"It's a very different pageant from the one I performed in 28 years ago," said Richard Olsen, who has been connected with the Mormon Miracle Pageant in one way or another since its first performance in 1967.
Brother Olsen is playing General Mormon is this year's pageant, while several other people, including Helen and Morgan Dyreng and Douglas Barton, have also been involved with the production since its beginnings.
The pageant opened here July 6 to a crowd of about 16,000 people, according to president and general chairman Douglas Dyreng, an unexpectedly high turnout for a weeknight opening night. Attendance Friday, July 7, was more than 25,000, with another 20,000 attending on Saturday, July 8. By the time this season's numbers are calculated following performances July 11-15, it will mean that pageant attendance since that first performance in 1967 will be approaching 3 million people.
That is a far cry from the 2,000 who braved the wind and rain at the Sanpete County fairgrounds in 1967. Two years later the pageant was moved to Temple Hill, adjacent to the Manti Temple. Since then it has gained professional lighting, sound effects and other production elements that have greatly enhanced its quality.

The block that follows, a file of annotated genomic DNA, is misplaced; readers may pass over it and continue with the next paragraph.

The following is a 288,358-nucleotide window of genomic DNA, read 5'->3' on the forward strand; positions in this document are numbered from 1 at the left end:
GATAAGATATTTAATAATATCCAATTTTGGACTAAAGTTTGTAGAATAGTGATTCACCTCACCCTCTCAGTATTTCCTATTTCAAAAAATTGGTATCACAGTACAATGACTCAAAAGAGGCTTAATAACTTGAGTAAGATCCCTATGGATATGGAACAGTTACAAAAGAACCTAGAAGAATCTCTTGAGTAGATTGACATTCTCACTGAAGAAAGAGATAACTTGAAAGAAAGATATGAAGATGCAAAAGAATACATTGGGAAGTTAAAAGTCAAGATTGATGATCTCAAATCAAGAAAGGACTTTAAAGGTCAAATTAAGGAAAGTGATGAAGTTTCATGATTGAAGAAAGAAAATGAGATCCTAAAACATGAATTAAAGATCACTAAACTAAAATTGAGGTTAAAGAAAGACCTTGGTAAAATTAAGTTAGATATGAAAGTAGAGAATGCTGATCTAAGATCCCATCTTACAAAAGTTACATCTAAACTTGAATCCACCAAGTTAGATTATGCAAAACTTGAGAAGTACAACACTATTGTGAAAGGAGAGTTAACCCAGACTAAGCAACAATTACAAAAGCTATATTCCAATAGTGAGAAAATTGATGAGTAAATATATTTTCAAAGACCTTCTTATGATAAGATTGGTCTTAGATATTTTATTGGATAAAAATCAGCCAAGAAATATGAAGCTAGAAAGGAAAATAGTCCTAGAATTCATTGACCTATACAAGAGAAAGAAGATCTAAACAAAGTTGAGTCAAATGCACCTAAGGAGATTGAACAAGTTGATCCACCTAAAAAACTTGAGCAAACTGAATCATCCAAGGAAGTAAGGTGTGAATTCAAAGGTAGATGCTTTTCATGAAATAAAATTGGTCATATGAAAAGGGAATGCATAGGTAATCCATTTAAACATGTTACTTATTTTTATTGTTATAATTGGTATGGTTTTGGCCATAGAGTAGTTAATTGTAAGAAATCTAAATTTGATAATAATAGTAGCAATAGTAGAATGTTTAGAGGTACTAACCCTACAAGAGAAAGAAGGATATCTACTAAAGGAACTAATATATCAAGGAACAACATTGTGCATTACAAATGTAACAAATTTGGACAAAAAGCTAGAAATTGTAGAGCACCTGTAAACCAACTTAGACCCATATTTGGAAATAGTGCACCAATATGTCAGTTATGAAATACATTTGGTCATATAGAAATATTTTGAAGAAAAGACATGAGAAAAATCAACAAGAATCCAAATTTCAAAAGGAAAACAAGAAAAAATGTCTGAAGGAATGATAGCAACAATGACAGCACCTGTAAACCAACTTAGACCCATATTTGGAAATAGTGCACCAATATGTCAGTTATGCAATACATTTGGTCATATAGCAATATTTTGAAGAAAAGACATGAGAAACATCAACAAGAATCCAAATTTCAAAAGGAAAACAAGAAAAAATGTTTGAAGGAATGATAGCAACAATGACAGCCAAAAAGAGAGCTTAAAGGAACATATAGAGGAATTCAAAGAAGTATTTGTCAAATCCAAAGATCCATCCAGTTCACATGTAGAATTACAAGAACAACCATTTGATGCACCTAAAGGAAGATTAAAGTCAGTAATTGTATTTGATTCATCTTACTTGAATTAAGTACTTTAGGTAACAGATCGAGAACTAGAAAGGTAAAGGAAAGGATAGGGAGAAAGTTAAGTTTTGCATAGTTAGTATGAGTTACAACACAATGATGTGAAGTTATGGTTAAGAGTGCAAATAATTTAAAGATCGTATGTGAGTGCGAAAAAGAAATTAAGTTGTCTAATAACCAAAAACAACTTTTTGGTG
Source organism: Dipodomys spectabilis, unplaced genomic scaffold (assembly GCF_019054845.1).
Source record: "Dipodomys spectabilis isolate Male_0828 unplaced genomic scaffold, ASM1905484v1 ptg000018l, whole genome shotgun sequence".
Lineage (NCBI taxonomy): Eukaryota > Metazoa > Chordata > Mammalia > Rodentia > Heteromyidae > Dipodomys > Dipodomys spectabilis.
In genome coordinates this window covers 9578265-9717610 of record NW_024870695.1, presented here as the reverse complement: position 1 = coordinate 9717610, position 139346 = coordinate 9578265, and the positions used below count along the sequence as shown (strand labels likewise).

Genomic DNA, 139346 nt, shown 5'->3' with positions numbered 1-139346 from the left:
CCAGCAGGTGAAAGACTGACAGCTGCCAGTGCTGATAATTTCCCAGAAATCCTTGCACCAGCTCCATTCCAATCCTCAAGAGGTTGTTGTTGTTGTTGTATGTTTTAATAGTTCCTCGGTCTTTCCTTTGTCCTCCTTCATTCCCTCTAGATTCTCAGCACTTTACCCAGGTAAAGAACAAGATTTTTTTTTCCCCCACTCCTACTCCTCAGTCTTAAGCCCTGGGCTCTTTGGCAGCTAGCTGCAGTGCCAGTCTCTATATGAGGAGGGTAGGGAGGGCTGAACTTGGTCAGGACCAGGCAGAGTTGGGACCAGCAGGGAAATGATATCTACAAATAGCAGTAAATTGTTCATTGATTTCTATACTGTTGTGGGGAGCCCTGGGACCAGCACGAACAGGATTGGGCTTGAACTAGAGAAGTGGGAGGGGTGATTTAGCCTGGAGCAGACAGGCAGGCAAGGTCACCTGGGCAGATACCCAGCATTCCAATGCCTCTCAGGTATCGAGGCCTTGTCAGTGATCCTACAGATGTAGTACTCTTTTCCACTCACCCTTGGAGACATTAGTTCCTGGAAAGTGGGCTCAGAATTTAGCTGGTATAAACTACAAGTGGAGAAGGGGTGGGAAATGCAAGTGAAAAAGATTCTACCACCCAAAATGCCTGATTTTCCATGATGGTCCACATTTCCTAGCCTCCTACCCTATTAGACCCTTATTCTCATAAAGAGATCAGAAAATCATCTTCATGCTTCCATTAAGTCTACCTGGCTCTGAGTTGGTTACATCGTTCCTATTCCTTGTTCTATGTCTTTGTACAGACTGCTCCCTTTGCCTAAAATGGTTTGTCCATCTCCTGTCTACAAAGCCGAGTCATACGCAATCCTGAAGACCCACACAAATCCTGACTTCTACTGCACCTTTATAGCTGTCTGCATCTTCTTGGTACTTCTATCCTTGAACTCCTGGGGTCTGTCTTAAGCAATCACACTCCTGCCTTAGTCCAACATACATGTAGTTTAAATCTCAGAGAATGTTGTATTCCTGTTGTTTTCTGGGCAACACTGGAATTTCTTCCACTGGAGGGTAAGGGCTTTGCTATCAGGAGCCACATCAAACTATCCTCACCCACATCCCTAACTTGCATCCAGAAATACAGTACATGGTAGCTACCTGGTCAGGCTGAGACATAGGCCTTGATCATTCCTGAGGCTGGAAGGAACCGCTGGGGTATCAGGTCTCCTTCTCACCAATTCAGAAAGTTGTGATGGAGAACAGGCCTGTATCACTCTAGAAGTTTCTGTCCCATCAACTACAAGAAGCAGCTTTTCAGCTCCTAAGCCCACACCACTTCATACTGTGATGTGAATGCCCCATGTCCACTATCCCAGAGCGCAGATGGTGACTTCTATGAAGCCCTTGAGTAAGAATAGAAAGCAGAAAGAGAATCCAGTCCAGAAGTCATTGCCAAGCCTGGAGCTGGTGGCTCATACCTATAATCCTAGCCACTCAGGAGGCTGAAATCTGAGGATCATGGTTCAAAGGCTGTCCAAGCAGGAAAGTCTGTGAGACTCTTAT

Though the pageant has changed over the years, its theme is still based upon the plan of salvation and an explanation of gospel principles, Church history and the Book of Mormon. Otherwise, however, it is constantly changing in many ways.
Each year pageant production people plan for several changes. This year the pageant has about 100 new costumes - some for major characters, and some for the handcart and pioneer scenes. And there's also a new setting for several significant moments in the narrative, among them the jail scene that depicts the murder of the Prophet Joseph and his brother, Hyrum.
There also is a large turnover of cast members every year, which means much fine tuning through numerous rehearsals. This year's performers include Church members from Utah, New York, Oregon and Michigan. Greg Franson, 16, of the Clarkston Ward, Grand Blanc Michigan Stake, plays the role of a Nephite warrior. His sister, Chelsea, 15, is a dancer in the production.
While most of the production and performing people live nearby, some travel long distances. Director Ron Hall travels nightly from Salt Lake City, a distance of about 110 miles, for rehearsals and performances.
"We continue to view the pageant as an important missionary tool, but even more significantly as a rich spiritual experience for all those who attend," concluded Brother Dyreng.